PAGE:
Cost(s) of a ‘Big Fat Gypsy Wedding’ dress: Madine v Phillips
The cap on recoverable costs is one of the key features of the Intellectual Property Enterprise Court (IPEC). The application of this cap was revisited in a recent dispute, Madine (t/a Nico) v Phillips (t/a Leanne Alexandra), which provides some useful guidance.
The IPEC is renowned as a specialist court in England in which cases are actively managed, and costs recovery is capped, to provide an efficient and cost effective forum for SMEs to resolve their intellectual property disputes.
Broadly speaking, costs recovery is capped at £50,000 'per case', with costs awarded, in general, to the winning party. However, what happens if there are multiple claimants and/or multiple defendants - does a claimant suing multiple defendants in one action open themselves up to a potential liability of £50k per defendant? What happens if one defendant wins and another loses – does the cap apply before or after taking into account costs that may be recovered from the losing defendant?
These questions arose in the case at hand. The parties were well-known, having appeared in the TV series "My Big Fat Gypsy Wedding". The first defendant had previously worked for the claimant, and went on to set up her own dress business. The second defendant was the mother of the first defendant. Both defendants were alleged to have copied the design of a dress, the rights in which belonged to the claimant.
The judge held that the first defendant had infringed the design right, while the second was found not liable, although she had lost on more issues than she had won. The claimants applied for interim payments, on account, of costs.
One question before the court was whether, in spite of winning, the second defendant was liable for a portion of the claimant's costs (as the claimant's barrister argued) and, if so, was the cap: shared between the two defendants; or applied independently in respect of the each of the two defendants?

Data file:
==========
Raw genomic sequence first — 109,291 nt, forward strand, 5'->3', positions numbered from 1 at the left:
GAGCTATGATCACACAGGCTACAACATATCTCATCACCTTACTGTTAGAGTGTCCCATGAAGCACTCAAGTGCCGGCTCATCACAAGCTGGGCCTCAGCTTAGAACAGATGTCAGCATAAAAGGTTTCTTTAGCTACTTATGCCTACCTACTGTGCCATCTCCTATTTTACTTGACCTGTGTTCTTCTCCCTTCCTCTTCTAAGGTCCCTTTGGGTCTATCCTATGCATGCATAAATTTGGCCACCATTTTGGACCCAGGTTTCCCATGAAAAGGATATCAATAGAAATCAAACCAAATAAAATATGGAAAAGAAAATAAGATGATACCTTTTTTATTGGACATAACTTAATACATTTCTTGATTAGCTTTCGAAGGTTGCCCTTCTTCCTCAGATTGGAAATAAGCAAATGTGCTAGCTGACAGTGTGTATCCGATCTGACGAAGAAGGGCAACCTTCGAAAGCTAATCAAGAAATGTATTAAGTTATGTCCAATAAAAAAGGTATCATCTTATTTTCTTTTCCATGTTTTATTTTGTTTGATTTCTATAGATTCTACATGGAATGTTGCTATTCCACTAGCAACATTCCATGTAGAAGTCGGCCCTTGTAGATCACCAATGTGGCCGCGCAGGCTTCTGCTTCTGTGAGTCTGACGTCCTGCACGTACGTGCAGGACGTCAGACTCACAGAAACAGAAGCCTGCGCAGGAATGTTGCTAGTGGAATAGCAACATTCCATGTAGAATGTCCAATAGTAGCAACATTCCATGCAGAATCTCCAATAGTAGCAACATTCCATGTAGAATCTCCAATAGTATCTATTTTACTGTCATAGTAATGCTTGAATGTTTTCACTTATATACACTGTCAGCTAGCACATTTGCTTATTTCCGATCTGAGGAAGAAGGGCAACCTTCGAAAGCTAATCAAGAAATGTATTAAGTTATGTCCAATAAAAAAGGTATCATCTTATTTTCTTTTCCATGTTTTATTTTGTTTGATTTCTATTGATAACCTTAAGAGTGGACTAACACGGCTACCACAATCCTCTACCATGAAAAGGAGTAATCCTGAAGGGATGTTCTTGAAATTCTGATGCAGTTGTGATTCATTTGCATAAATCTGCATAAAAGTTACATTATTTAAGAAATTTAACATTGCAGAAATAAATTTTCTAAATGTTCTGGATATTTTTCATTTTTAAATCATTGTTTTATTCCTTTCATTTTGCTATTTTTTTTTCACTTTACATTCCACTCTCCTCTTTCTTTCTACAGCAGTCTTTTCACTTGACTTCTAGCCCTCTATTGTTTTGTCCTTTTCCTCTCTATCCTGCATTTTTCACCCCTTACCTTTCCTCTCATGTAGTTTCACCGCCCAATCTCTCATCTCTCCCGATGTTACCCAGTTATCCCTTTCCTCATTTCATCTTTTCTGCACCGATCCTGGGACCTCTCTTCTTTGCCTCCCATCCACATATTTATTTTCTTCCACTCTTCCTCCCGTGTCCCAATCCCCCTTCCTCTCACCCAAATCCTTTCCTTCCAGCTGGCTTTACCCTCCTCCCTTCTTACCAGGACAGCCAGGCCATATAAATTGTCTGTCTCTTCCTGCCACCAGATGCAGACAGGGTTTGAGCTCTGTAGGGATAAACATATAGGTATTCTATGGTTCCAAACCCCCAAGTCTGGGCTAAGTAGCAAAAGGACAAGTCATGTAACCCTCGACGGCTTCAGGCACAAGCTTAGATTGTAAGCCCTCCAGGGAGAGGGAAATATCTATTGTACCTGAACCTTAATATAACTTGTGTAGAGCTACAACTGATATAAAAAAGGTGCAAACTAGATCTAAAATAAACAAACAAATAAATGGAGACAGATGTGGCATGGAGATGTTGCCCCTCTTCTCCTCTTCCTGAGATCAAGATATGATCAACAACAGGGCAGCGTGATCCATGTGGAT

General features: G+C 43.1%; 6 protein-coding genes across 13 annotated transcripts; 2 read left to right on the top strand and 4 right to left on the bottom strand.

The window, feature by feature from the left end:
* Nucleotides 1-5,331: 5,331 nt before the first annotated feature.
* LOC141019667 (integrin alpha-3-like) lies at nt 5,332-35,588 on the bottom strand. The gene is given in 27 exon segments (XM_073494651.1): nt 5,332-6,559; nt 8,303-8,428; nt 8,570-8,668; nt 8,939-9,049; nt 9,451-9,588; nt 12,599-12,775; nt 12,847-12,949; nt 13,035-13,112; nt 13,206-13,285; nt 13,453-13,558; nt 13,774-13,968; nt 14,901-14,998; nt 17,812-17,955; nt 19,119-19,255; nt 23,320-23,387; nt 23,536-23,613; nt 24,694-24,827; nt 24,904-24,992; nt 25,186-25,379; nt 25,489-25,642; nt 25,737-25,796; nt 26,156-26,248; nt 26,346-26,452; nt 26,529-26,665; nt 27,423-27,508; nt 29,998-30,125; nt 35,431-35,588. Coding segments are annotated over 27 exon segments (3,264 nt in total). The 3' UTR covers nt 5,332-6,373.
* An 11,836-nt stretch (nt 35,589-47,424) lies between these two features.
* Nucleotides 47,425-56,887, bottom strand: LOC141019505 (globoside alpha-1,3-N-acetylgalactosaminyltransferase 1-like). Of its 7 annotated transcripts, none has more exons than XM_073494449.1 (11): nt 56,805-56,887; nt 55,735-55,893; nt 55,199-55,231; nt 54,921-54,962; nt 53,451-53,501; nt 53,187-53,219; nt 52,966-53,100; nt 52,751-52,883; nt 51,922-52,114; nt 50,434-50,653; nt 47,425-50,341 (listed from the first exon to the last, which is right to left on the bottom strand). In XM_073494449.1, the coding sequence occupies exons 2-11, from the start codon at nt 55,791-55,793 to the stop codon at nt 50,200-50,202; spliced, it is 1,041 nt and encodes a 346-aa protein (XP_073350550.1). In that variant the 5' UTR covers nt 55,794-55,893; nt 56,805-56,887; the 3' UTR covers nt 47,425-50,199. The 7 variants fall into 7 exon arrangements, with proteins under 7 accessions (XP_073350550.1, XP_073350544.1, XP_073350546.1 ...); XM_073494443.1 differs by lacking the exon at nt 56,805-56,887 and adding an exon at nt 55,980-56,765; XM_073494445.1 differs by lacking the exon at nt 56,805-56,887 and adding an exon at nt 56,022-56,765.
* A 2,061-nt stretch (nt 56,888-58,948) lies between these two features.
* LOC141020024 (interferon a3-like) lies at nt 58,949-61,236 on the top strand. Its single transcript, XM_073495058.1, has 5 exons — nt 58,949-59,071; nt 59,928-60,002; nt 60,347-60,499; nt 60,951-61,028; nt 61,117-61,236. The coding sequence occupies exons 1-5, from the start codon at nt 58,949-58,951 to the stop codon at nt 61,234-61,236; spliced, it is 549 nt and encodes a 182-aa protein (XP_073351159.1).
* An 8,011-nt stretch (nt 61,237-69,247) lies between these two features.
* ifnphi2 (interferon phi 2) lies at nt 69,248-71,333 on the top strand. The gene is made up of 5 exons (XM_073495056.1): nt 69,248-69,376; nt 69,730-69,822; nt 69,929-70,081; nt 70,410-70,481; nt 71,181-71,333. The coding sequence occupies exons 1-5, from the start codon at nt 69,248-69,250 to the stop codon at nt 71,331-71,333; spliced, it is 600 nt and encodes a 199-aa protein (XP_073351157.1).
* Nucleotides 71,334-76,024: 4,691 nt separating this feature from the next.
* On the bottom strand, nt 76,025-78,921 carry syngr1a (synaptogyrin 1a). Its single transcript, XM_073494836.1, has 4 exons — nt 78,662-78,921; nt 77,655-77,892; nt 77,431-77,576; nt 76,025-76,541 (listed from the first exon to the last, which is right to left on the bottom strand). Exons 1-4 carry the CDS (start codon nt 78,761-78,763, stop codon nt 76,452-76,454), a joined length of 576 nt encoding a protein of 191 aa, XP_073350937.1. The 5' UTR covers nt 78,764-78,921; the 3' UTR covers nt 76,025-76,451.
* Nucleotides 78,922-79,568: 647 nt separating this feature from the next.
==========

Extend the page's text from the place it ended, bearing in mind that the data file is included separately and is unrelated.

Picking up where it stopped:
The judge, Miss Recorder Amanda Michaels, summarised the case law as follows:
- a "claim" for the purposes of the CPR relates to a single set of proceedings as a whole, regardless of the number of issues or parties
- therefore, regardless of the number of winning parties, a losing party can only be liable for costs which in total do not exceed the cap
- the corollary is that despite the number of losing parties, a winning party cannot recover its costs beyond the cap
- in theory, a claimant could abuse this by joining multiple defendants to the claim; however (as was the case in Madine, in which there were a total of eight defendants) it may be appropriate to initially stay the case against one or more of the defendants; this should be considered early in the proceedings (eg, at a case management conference)
This approach clearly provides some certainty to parties, as they know that their maximum liability (and possible recovery) is limited by the cap, regardless of the number of counter-parties.
On the other hand, some uncertainty arises, since the costs recoverable by a winning defendant could depend on whether another defendant wins or loses: if both win, they have to share the costs cap as applied to the losing claimant. If one wins and the other loses, then the winning defendant could claim their costs up to the costs cap (since the claimant will not be liable for the costs of any of the other defendants).
Applying this to the case at hand, the claimant was ordered to pay the second defendant £3,500 plus VAT on account and the first defendant was ordered to pay the claimant £25,000 on account.
In short, this shows that the cap on the recovery of costs in IPEC will be robustly applied, giving litigants certainty as to their potential liability. This is to be welcomed.
However, the cap on the recovery of costs does present defendants in the Intellectual Property Enterprise Court with an increasingly difficult question at the start of proceedings.
In the eight years in which the cap has been applied, it has not increased with inflation. Therefore, legal costs are increasingly likely to exceed that recoverable. This means that a defendant will always be out of pocket when litigating in the IPEC. Therefore, in some circumstances, even if the claim against them is bogus, it is increasingly more sensible to settle rather than litigate. This cannot be in the interests of justice.
Case details at a glance
Jurisdiction: England & Wales
Decision level: Intellectual Property Enterprise Court
Parties: Madine (t/a Nico) v Phillips (t/a Leanne Alexandra)
Citation:  EWHC 3418 (IPEC)
Date: 13 December 2017